It’s the depth of the experience and understanding that can only come from longer-lasting, continuous immersion that I think makes longer-form content like movies so valuable. And that just happens to be more often what I’m craving.
Negativity can be kind of confusing for a lot of people. Is it good? Is it bad?
And I’m not talking about being a negative or pessimistic person, but about our mindset towards negativity in our lives.
Really when we ask, “is it good? is it bad?” we’re looking for the answer to “is it useful or helpful?” Because negativity, inherently, feels bad. It’s negative.
However, it’s common for us to believe that it helps us. That when we feel bad it’s ourselves telling us we need to do better in some way, that feeling bad will make us do better, and do better faster. After all, if we didn’t feel bad, we wouldn’t have any reason to improve? Right?
Well, not really. I think you can want to improve at a craft, or in any area of your life without feeling bad. I think the majority of people want that no matter what. It’s why people with their needs met are still striving in one way or another to make things better.
This leads me to the second mode of thinking: Negativity isn’t necessary. Although it may fuel you, it’s not sustainable. Negativity is bad fuel, and it’ll bring more unhappiness in the end. Instead, acceptance is key. If you can grow to look back on your mistakes fondly and without regret, then you can find catharsis in the things that would normally trouble you, without losing motivation to move forward.
I think this mindset is a great place to be.
Although, I must mention some examples of where the first mode has been necessary to one’s success. I recently finished watching The Last Dance, a 10-episode documentary series on the Chicago Bulls’ NBA Championship run(s) in the 90s. Intuitively, there was a major focus on Michael Jordan, and he used negativity to tremendous effect. In the series, he verged on being a bully, instilling fear in his teammates, and he was just as harsh on himself, and towards members of other teams who rubbed him the wrong way.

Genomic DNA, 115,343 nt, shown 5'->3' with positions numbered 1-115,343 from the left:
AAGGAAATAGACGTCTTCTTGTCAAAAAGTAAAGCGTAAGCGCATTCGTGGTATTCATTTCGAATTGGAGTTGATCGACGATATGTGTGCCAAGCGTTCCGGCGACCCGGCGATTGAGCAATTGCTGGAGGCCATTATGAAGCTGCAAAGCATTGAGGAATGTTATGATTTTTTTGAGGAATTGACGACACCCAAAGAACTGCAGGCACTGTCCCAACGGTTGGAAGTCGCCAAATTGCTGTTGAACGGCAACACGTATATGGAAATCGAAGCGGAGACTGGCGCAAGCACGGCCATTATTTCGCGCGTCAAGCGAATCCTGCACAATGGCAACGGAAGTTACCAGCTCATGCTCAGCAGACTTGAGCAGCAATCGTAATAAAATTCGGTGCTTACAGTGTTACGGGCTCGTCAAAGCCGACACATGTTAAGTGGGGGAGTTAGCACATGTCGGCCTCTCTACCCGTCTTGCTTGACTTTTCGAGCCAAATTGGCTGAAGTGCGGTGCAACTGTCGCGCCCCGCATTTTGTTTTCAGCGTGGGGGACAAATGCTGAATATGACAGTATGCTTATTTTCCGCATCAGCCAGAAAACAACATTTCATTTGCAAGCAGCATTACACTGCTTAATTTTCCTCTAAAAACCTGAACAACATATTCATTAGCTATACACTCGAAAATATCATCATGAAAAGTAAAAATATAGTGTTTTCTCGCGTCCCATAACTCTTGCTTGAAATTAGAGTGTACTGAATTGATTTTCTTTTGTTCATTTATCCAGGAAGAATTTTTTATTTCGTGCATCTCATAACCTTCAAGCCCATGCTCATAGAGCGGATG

For Michael Jordan and the Bulls, the negativity was without a doubt worth it. But it isn’t worth it for everyone, and I would say it isn’t most of the time.
However, negativity isn’t entirely useless. Sometimes negativity can be the most authentic way to look back on something.
This brings us to the third mindset: Negativity can be good. Although living without regrets is possible, it is not only difficult, but it can feel unrealistic. I think as long as you have a base of understanding and acceptance behind negativity, it can be the most genuine evaluation of something that’s passed.
Here’s an example of all three in context:
Negativity as fuel → I wasted high school I’m such a piece of garbage. I can’t let myself fuck the rest of my life up.
Negativity is unnecessary, with priority on acceptance → I didn’t waste high school. I needed to do everything I did to end up where I am today. I choose to look back on my time fondly and without regret.
Negativity upon understanding and acceptance → I wasted high school. I did what I thought was best at the time, but looking back I would choose to do things differently. That’s okay, and there’s nothing to be done about it now except to do things better going forward.
I honestly think any of these places are fine places to be, as long as you’re conscious and purposeful about it. If I rewrite the first one it can be framed in better spirits:
Negativity as fuel → I wasted high school, and I’m not going to let myself make the same mistakes again.
If you don’t let it get in the way of your happiness in the present, it’s possible to transmute it. Excelsior, right?
I think the most trouble comes when all we know is the first, or when we think we’re at the third when we’re really at the first.